My 83 XL200R when stock with 13/45 gearing and the 5 speed would top out about 62 reliably, put quite a few miles on her that way. Downhill and tailwind would get a few more mph.

I have since installed an XR200 6 speed with a little more compression and a little better cam but otherwise stock head. I have been able to go 14/45 and maintain the low end but still top out about 60. After that it just gets too buzzy, even with the XL's rubber mounted bars and pegs. It could be the heavier piston, the cam or the undersized carb but it seems to run out of rev's sooner.

I can't quote the exact ratios from memory but the top gear ratios between the 5 and 6 speed trans were pretty close, both mildly overdriven.

My 98 XR200R is all but street legal, with the stock motor and gearing. It doesn't have a speedometer, but I would avoid the 8 mile run into town at 55mph on that one. I would guess about 50mph on the fire roads for a few miles is what I feel comfortable with.

I have been known to swap front sprockets day to day depending on what my plans are. Years ago my bike got me to work Monday to Friday and tackled sandy Michigan single track on the weekends. It takes all of 10 minutes to swap cogs and adjust the chain, maybe you can plan your route accordingly.

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Depending on whose dyno chart you look at the HP peak on a stock engine is between 7,000 and 8,500RPM. Max rpms on dyno charts between 9,500-10,000.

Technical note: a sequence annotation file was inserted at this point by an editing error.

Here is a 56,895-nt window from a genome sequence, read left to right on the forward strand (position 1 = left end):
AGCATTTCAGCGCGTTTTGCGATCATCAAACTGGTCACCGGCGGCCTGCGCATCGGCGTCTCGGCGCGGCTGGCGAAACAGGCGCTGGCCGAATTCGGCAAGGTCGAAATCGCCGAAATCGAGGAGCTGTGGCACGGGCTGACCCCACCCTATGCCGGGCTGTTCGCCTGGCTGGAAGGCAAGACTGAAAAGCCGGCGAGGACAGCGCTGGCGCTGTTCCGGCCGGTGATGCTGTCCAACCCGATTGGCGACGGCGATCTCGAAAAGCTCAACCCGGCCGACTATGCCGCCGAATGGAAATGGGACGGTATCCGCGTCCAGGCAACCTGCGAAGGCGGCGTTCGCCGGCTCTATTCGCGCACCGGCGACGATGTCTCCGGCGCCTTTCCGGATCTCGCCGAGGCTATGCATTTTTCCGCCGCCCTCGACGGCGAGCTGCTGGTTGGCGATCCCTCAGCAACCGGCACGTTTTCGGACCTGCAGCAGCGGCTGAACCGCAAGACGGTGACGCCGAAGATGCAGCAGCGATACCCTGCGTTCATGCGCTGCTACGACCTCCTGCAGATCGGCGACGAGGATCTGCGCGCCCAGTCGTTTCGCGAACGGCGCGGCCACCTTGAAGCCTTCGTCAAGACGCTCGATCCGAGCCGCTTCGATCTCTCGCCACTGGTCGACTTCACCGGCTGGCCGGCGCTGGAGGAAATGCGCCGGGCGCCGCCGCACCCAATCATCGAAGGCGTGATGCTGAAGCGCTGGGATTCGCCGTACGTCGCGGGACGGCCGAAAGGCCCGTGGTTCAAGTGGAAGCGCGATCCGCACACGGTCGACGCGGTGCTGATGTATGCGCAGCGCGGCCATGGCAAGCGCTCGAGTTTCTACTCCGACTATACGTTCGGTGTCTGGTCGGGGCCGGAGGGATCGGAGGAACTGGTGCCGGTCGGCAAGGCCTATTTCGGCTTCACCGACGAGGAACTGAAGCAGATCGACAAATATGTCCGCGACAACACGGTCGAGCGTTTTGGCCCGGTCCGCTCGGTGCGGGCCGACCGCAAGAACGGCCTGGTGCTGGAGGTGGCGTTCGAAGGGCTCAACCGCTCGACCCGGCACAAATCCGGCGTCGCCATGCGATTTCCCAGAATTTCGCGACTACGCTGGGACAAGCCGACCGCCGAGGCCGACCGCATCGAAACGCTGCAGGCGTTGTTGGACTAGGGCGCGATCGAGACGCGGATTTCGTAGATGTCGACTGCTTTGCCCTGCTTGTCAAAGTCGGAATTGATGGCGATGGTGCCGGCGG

High speed cruise on a motorcycle takes a lot of horsepower, which is what XR200R lacks. I think long term or continuous operation at or above the HP peak with a high load will shorten engine life. I don't think continuous cruise should be more than 80% of maximum speed. Properly geared and in good condition a XR200 should be able to hit 65-70mph. Maybe you need to try lower gearing. If the bike will go 70mph then that puts the max cruise at 55mph.

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@msgod I do a LOT of bajaing but iv been a Bajabug guy for the most part this is to by my first on bike:ride: and yea i keep a GOOD eye on the oil always and carry plenty, my airfilter is a K&N so i just clean it up and oil it every now and then

@Rooney140 I ride my 83' XR200R on the Hwy (in mex) and have put quite a bit of miles on it too (3k+) back and forth from town to my house and run usually 60-70 MPH and never had problems so yea the gearing cant be that bad but never the less i dont wanna blown engine in the middle of nowhere

@chuck4788 (aka XR god) To be exact i'm running a 4.50-18 tire and have the 14/50 gearing on a stock 83' XR200R at 55 i feel comfortable with the engine RPM but the MOST most iv gotten the little bike to gone a a straight level road is 80MPH(?!) P.S. taking these speed measurements from the stock XR speedo so i dunno how accurate that is

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I've clocked more than 70mph on a GPS running a near stock engine with 13/49 and an 18" Trials tire (close to the 4.50x18), which may be close to your speedo readings. I calculated the rpm at 9300. I wouldn't want to run those speeds for an extended time because of the high revs and full throttle. Well maybe if I tucked in a bit.:bonk:

YMMV